Bill Sharman Rumors
“(Dr. Buss) kind of opened up his entire business playbook to Magic, kind of took him in and was a son,” Worthy said. “My memories of Magic were of him always coming down from the front office before practice, having talked to (then Lakers executive) Bill Sharman, having talked to (longtime general manager) Jerry West, sometimes (play-by-play man) Chick Hearn. So he’s always been engaged, and he’s been a natural leader. He knows a lot of agents, knows a lot of players. Players will be interested in his business empire. There’s a lot of things that he brings to the table. He’s a very powerful asset in the room.”
Nicknamed “Hooks,” Mr. Wanzer played his entire nine-year NBA career with the Royals and participated in five NBA All-Star Games. He teamed with Bobby Davies to form one of the best backcourts in league history, and a popular debate of the era was whether that duo was better than Bob Cousy and Bill Sharman of the Boston Celtics. The 5-foot-10, 172-pound Mr. Wanzer often was described as the best NBA player pound for pound and inch for inch. “He was a player’s player (he never missed a game in his NBA career and usually played all 48 minutes) and as good as anyone in that decade (the 1950s), including Cousy,” former Royals owner and coach Les Harrison said decades ago. “He was a complete player. Every time we played Boston, he guarded Cousy and he usually outplayed him.”
Maxwell freely admitted it was difficult watching Fred Roberts and Mikki Moore wear No. 31 before it was retired. And he suggested that the Celtics formulate a list — with the help of a committee of former players, executives, and public relations employees — of players whose numbers would be considered untouchable. Obviously, No. 2 (Red Auerbach), 6 (Russell), 17 (Havlicek), and 33 (Bird) would be on that list. But what about 18 (Cowens), 21 (Bill Sharman), 22 (Ed Macauley), 23 (Frank Ramsey), 24 (Sam Jones), and 25 (K.C. Jones)? Would No. 15 (Heinsohn), 16 (Tom Sanders) or 19 (DonNelson) be considered untouchable?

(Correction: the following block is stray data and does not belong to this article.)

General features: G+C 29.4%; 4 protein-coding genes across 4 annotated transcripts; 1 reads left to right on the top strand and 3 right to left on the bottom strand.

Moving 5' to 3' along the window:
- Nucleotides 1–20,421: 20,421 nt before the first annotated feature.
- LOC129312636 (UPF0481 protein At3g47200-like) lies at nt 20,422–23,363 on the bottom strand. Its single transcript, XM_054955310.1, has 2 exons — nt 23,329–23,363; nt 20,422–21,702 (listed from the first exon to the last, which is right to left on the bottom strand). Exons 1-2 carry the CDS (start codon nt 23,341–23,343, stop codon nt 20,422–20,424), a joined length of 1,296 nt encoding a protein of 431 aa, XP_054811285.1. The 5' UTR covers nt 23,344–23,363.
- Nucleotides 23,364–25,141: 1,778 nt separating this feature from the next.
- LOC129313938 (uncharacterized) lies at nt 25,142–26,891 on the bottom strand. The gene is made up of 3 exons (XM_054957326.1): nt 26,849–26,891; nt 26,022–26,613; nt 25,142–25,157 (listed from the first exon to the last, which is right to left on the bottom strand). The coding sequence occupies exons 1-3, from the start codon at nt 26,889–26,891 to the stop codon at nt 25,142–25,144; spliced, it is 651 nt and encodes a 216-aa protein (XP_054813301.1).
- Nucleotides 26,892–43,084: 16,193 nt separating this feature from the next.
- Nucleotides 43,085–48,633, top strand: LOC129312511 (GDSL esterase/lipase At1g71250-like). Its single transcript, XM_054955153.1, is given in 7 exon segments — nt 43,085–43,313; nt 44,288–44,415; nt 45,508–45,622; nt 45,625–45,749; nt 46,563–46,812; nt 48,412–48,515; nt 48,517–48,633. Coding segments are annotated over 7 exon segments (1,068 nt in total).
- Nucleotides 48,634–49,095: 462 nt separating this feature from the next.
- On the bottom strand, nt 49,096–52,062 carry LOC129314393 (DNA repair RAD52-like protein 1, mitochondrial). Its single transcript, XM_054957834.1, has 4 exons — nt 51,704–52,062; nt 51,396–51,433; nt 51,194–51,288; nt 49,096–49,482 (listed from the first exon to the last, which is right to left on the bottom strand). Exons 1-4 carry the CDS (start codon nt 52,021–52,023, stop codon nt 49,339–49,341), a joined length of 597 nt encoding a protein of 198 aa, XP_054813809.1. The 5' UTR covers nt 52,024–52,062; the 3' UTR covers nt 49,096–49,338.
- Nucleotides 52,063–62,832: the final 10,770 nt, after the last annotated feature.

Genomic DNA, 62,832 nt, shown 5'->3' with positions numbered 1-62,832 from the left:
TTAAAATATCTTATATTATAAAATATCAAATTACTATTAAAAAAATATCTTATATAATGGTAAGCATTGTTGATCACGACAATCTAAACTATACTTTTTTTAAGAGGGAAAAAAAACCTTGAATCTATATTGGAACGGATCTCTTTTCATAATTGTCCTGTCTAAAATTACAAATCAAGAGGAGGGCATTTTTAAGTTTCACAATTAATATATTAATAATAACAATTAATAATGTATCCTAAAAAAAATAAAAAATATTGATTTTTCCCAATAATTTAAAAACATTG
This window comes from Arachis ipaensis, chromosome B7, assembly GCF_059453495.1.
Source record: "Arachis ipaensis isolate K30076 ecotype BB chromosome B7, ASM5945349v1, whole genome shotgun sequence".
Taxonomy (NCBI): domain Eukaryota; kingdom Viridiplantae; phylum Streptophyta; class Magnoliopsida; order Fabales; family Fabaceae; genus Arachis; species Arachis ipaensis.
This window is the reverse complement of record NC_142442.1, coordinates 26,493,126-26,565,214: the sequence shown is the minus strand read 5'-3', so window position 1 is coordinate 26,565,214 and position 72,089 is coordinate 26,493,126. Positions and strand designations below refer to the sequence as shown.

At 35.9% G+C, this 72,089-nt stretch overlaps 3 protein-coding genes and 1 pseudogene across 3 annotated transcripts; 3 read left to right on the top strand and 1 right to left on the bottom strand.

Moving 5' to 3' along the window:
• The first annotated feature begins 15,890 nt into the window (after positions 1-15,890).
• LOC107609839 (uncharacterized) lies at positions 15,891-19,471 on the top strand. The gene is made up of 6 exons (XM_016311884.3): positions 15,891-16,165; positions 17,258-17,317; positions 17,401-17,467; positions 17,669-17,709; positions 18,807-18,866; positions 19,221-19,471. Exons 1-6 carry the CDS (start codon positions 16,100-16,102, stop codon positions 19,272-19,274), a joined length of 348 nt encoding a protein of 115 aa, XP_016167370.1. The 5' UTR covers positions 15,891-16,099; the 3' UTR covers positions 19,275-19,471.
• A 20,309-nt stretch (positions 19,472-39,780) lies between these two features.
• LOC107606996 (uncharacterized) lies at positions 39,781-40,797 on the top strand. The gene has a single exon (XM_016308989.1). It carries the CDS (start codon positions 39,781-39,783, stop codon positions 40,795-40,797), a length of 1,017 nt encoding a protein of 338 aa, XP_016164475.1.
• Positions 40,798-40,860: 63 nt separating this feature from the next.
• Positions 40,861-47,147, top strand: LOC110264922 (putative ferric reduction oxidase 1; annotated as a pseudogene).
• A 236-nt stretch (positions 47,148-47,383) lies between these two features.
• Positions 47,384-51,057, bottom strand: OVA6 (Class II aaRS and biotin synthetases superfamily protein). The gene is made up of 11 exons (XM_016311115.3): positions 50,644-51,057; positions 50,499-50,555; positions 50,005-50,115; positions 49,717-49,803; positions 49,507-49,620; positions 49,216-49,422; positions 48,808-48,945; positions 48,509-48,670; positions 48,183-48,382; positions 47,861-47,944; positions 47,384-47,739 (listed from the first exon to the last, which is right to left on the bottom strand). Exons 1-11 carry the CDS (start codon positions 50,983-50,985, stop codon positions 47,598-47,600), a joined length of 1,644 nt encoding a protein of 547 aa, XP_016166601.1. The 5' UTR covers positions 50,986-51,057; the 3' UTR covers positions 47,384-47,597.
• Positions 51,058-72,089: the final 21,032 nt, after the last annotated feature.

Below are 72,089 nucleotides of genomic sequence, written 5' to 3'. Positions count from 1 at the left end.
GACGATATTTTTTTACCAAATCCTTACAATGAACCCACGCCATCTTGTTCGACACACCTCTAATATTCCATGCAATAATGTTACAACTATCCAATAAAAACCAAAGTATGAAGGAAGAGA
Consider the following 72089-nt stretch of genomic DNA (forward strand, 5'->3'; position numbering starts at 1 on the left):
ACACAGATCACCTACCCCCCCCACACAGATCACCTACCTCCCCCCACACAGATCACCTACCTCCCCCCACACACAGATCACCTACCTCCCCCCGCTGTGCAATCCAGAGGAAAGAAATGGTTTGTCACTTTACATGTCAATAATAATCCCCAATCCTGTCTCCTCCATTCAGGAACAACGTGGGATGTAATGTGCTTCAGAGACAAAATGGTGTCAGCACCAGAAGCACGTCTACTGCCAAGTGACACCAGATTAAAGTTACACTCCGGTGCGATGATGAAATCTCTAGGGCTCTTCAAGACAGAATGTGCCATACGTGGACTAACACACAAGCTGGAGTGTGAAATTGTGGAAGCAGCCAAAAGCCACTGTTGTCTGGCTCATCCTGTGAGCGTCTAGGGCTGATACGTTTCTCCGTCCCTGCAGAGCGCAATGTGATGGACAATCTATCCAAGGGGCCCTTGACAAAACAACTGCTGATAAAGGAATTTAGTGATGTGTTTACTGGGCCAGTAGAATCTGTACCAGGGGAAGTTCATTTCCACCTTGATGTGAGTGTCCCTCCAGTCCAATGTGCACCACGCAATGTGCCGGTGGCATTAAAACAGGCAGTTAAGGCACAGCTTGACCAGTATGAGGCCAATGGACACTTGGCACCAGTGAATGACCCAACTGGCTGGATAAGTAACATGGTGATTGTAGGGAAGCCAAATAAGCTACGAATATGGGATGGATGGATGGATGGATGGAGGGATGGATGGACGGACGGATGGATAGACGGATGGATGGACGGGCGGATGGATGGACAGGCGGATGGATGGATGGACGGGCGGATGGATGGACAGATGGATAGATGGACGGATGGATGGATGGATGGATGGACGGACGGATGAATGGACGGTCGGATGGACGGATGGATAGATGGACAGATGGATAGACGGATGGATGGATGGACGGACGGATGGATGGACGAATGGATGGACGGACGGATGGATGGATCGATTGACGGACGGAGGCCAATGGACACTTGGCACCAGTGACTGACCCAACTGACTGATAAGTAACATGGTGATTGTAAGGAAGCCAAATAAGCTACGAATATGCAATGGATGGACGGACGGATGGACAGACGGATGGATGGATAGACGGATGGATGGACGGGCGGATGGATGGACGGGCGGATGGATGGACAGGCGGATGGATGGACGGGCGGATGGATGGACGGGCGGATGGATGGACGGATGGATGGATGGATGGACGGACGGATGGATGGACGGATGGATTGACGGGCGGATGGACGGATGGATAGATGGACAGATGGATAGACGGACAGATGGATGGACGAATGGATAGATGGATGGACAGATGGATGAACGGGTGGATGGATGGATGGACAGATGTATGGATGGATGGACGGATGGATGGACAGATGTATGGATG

And then when I got to Italy I was like, “What the hell am I doing over here?” I’m going over here to a foreign country and, you know, “What the hell?” I flew into Venice, and the Venice airport is on the mainland, and the city is out in the ocean, so it was like, “Shit.” I have seen redemption in my life. I mean, I’ve experienced it. I was walking the path. I know about God. But it was just leaving that baggage, leaving your luggage alone. You know, you’re dropping your bags right there and saying, “Hey, I know what I need to do. I know who’s waiting for me.” Through the Lakers, through Jerry Buss, through Bill Sharman, God intervened and sent me off to Italy in order for me to get my sanity. Italy was the best thing that ever happened to me.
Saturday was an absolutely beautiful day on the Palos Verdes peninsula as a memorial service/celebration of life was held for former Lakers coach and two-time Basketball Hall of Famer Bill Sharman. Sharman passed away Oct. 25, following a stroke the previous week. The 87-year-old holds the record for most championship rings earned by a player, coach, general manager, team president and consultant with 17. Add his two Hall-of-Fame rings, joining John Wooden and Lenny Wilkens as the only people to be inducted as a player and a coach, and it brings the total to a staggering 19.
I knew Sharman for nearly four decades and I never heard anyone say anything negative about the former Celtic great. In fact, his last sign of generosity, along with wife Joyce, was to set up a raffle of his 2010 Lakers championship ring to benefit various charities, such as: Toberman Neighborhood Center, Angel’s Nest, Public Counsel, James Worthy Foundation, Lakers Youth Foundation, Providence TrinityCare Hospice Foundation, West Coast Sports Medicine Foundation and Xcel University. Click here for more information.
Worthy: “He was a very kind, helpful and generous man and even today it’s hard to believe all his accomplishments. It’s mind-boggling what this man did, not only in the game of basketball but in life as well. “And while Bill was one of the humblest men you’ll ever meet, he was also tough. You don’t have as much success as he did without being tough as nails. And he was so smart. I could go into his office just to say hello and I’d come out later with an education in life. He’d talk to me about finances, my personal life and just about anything else, and I always learned something from Bill.